John Kelly / Boise State University

A Boise State chemistry professor has been named the 2015 Idaho Professor of the Year by two national education organizations.

Susan Shadle is among 35 state winners and the 10th Boise State professor to claim the award, which is handed out by the Carnegie Foundation for the Advancement of Teaching and the Council for Advancement and Support of Education.

Discovery Center of Idaho

The Discovery Center of Idaho wants more young people to get excited about science, technology, engineering and math – better known as STEM. To do that, the center has partnered with another Boise nonprofit, Giraffe Laugh Early Learning Center. The two groups are asking people in the community to sponsor 50 low-income families with memberships to the science center.

Mecale Causey is with the Discovery Center. She says the idea fits perfectly with their overall mission.

learning elementary student teacher
Alvin Trusty / Flickr Creative Commons

Nearly 10 percent of Idaho children go to school just four days a week. That’s almost 27,000 students. Dozens of districts across the state have switched to four day weeks since the Great Recession in hopes of saving money. But as Idaho Education News reports, nobody knows how that impacts students.

Idaho Education News

Lawmakers received $5 million worth of good news Tuesday morning. The state’s bill for school broadband could come in well below budget.

One reason for the savings: School districts have been able to tap into federally administered dollars that had been cut off during the Idaho Education Network broadband contract dispute.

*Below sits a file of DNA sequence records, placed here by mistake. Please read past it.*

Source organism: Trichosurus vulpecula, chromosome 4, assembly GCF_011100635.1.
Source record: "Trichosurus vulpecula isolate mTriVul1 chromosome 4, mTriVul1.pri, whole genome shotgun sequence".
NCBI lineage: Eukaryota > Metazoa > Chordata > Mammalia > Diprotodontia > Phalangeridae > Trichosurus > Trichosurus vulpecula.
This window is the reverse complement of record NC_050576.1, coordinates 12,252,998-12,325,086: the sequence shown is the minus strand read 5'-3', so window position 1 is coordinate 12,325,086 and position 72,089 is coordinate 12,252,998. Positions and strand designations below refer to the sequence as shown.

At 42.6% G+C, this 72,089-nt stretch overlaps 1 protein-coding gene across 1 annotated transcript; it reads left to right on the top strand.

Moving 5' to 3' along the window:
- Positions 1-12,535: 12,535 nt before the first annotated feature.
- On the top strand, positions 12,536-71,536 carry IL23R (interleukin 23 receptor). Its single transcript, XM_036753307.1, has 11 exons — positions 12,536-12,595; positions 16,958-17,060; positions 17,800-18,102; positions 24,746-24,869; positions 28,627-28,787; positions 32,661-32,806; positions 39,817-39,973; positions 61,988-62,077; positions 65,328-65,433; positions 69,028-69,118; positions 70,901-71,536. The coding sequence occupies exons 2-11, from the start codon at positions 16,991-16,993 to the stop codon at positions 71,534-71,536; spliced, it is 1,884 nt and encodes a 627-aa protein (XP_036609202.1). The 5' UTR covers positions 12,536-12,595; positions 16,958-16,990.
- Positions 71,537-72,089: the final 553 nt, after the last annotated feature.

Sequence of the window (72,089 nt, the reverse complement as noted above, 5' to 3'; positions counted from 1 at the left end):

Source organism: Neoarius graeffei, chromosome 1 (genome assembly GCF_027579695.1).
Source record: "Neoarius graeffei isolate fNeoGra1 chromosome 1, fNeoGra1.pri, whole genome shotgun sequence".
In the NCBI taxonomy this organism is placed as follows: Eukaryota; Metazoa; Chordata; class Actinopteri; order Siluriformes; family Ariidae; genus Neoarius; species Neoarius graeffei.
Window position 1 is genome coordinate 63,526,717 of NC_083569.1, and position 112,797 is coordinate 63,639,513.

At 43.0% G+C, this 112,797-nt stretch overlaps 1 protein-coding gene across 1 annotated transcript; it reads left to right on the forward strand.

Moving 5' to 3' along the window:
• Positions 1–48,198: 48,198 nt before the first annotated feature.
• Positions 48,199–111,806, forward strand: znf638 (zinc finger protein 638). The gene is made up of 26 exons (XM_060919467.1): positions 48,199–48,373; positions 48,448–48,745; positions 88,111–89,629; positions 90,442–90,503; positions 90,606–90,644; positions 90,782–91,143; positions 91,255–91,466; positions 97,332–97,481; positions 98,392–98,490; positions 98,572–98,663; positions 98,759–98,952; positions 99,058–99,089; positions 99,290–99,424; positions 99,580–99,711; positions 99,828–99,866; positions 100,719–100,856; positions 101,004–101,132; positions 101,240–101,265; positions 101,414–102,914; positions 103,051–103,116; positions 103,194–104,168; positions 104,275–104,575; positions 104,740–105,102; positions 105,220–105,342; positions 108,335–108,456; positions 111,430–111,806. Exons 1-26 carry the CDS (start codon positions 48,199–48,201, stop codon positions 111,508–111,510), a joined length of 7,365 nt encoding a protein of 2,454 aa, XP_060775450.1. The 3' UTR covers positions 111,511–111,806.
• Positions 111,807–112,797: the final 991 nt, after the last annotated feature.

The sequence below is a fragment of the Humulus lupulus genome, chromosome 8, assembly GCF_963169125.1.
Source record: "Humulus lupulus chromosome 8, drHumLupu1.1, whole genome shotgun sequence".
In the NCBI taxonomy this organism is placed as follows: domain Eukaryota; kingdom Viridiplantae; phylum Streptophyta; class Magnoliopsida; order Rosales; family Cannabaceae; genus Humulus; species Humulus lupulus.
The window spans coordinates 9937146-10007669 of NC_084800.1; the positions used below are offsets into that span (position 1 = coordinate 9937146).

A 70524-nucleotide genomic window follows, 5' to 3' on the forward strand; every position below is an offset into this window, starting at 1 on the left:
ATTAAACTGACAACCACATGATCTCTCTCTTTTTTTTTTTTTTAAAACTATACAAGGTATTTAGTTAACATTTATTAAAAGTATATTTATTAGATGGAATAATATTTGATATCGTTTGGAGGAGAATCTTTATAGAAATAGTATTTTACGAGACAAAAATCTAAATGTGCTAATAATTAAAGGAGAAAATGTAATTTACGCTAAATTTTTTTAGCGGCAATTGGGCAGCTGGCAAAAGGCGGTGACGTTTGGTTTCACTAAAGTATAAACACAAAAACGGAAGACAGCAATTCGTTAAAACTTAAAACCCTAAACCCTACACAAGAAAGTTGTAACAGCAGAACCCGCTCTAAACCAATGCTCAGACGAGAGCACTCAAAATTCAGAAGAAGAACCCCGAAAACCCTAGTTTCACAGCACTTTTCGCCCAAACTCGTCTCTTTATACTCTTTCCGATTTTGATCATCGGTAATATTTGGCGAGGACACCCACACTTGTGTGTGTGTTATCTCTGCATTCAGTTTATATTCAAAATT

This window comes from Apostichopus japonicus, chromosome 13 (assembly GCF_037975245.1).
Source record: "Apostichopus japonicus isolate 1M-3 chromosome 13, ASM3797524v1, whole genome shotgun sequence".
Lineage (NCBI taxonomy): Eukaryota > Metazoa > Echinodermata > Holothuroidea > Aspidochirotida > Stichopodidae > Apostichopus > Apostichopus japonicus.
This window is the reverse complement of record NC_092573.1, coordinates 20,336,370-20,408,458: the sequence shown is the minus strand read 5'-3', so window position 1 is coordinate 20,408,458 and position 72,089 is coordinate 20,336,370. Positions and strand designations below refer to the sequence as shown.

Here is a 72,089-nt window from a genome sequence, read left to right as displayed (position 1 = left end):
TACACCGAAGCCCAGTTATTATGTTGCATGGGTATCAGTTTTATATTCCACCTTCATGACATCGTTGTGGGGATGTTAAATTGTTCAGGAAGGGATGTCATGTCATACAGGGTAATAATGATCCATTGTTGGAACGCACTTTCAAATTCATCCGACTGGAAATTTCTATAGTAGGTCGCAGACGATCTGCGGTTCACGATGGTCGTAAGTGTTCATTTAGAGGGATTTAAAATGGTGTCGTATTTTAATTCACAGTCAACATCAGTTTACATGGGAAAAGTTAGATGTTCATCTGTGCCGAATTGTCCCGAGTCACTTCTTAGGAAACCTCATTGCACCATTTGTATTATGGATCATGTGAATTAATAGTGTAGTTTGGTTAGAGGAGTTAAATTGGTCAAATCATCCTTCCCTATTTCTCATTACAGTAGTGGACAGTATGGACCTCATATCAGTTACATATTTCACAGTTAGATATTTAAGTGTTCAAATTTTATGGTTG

Samantha Wright / Boise State Public Radio

A local astronomer has made his crowdfunding goal and Boise will soon have an observatory again.

Kyle Green / Idaho Statesman

Treasure Valley school districts faced with a shortage of special education teachers are turning to alternative routes of certification as they struggle to fill positions.

The Idaho Statesman reports that the shortage has hit West Ada School District, the state's largest district, and Boise School District, one of Idaho's highest-paying districts. Council, a logging town near Boise with only 240 students, has also struggled to find special education teachers.

Samantha Wright / Boise State Public Radio

On top of the tallest academic building on the Boise State campus sits a large metal dome. It is an observatory that has been at the school for more than 35 years. At one point, the dome was a hive of activity, giving students and the public a chance to peer deep into our solar system. Now it sits mostly empty and unused, after years of neglect.

Idaho Education News

A scramble to add teachers and staffers in Vallivue, Twin Falls and beyond.

A portable classroom building at Madison Junior High School.

Emergency property tax collections. And perhaps, in Boise, an earlier-than-expected discussion about another building bond issue.

Across many of Idaho’s largest districts, preliminary enrollment numbers are heading upward, and that has short- and long-term implications. In the short term, class sizes will increase. In the long term, taxpayers may be asked to add new facilities.

A Boise teacher in her 70's is helping kids learn outside of the classroom in an usual way: with a tablecloth.

Micky Afnan began her career as an educator in 1958. She taught high school, then elementary students.

While teaching the younger children, she recalled a colorful tablecloth her mother made when Afnan was a child. It included a map of the U.S. with the state capitals. Afnan says the cloth helped her memorize all of the capitals in a few months.

Idaho Education News

Idaho’s SAT math scores dropped in April — and it’s potentially a warning sign, according to a top state education official.

The drop in 11th graders’ SAT scores compounds another round of troubling news. This spring, only 30 percent of 10th graders received proficient math scores on Idaho’s new statewide exam, the so-called SBAC test that is aligned to the Common Core standards.

Idaho Education News